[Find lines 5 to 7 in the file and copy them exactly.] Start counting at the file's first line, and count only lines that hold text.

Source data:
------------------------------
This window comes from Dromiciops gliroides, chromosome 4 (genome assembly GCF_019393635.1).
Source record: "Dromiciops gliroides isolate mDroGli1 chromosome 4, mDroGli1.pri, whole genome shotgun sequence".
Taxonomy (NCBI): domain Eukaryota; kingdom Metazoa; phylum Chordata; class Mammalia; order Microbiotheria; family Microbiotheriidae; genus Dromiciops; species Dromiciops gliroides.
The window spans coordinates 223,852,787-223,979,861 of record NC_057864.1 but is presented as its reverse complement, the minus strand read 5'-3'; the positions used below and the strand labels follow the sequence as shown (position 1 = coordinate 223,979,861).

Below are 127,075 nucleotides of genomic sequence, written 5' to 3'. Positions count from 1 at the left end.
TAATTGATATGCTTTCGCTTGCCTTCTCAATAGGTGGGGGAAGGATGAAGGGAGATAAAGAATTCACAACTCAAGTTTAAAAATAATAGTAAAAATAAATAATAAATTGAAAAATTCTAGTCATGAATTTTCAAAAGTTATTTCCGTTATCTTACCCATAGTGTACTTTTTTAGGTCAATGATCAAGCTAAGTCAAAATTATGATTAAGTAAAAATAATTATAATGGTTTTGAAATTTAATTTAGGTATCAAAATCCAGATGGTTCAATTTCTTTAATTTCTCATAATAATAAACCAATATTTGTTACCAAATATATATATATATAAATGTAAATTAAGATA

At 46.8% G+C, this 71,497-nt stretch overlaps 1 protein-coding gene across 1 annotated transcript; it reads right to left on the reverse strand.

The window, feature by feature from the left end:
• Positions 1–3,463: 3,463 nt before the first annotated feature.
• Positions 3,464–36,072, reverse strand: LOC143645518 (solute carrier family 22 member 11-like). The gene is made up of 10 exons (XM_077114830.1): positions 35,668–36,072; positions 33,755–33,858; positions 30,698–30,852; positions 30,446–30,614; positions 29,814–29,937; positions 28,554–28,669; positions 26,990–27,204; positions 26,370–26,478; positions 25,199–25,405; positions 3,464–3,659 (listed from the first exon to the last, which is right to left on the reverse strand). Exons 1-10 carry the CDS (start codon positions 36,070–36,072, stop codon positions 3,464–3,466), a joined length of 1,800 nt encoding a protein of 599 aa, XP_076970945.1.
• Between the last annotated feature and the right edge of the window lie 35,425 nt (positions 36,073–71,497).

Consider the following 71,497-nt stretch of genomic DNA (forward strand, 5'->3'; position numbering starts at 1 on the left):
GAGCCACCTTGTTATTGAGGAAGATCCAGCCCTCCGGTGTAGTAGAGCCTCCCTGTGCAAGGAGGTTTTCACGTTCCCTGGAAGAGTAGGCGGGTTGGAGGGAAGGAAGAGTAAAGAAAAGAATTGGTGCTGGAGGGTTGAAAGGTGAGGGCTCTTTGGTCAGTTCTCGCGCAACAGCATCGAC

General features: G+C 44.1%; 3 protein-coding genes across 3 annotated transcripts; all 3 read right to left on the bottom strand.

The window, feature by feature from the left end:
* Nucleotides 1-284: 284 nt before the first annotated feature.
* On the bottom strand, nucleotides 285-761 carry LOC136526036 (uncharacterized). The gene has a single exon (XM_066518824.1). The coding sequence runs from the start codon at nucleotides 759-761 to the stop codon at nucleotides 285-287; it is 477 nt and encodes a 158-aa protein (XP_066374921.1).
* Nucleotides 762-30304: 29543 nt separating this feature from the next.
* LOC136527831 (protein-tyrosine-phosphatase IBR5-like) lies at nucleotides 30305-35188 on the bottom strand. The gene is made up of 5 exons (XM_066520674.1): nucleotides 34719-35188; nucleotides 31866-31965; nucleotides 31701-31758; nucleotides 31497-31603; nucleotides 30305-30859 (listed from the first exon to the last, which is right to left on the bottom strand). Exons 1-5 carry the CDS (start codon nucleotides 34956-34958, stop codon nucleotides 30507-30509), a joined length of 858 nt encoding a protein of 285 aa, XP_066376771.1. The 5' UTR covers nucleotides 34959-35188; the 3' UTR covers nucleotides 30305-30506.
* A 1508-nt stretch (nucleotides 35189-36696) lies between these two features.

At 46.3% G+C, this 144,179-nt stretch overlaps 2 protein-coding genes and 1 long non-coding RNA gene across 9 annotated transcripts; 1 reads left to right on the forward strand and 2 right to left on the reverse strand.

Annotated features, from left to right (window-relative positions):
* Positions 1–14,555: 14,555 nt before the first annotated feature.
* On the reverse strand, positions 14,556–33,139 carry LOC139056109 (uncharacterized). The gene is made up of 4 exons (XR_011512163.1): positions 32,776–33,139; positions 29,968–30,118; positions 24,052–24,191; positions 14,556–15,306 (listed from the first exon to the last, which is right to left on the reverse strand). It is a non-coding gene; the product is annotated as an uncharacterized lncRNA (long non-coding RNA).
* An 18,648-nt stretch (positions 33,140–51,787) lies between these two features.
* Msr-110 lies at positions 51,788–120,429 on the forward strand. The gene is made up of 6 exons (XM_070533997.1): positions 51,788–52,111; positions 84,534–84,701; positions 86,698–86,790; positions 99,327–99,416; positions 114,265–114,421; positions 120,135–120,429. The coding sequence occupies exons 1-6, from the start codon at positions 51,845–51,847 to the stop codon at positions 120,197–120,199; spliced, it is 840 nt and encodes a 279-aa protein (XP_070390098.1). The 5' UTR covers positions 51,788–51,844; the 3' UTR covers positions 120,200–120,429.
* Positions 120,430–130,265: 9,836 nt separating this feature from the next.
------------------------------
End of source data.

Below are 127,075 nucleotides of genomic sequence, written 5' to 3'. Positions count from 1 at the left end.
TAATTGATATGCTTTCGCTTGCCTTCTCAATAGGTGGGGGAAGGATGAAGGGAGATAAAGAATTCACAACTCAAGTTTAAAAATAATAGTAAAAATAAATAATAAATTGAAAAATTCTAGTCATGAATTTTCAAAAGTTATTTCCGTTATCTTACCCATAGTGTACTTTTTTAGGTCAATGATCAAGCTAAGTCAAAATTATGATTAAGTAAAAATAATTATAATGGTTTTGAAATTTAATTTAGGTATCAAAATCCAGATGGTTCAATTTCTTTAATTTCTCATAATAATAAACCAATATTTGTTACCAAATATATATATATATAAATGTAAATTAAGATA

At 46.8% G+C, this 71,497-nt stretch overlaps 1 protein-coding gene across 1 annotated transcript; it reads right to left on the reverse strand.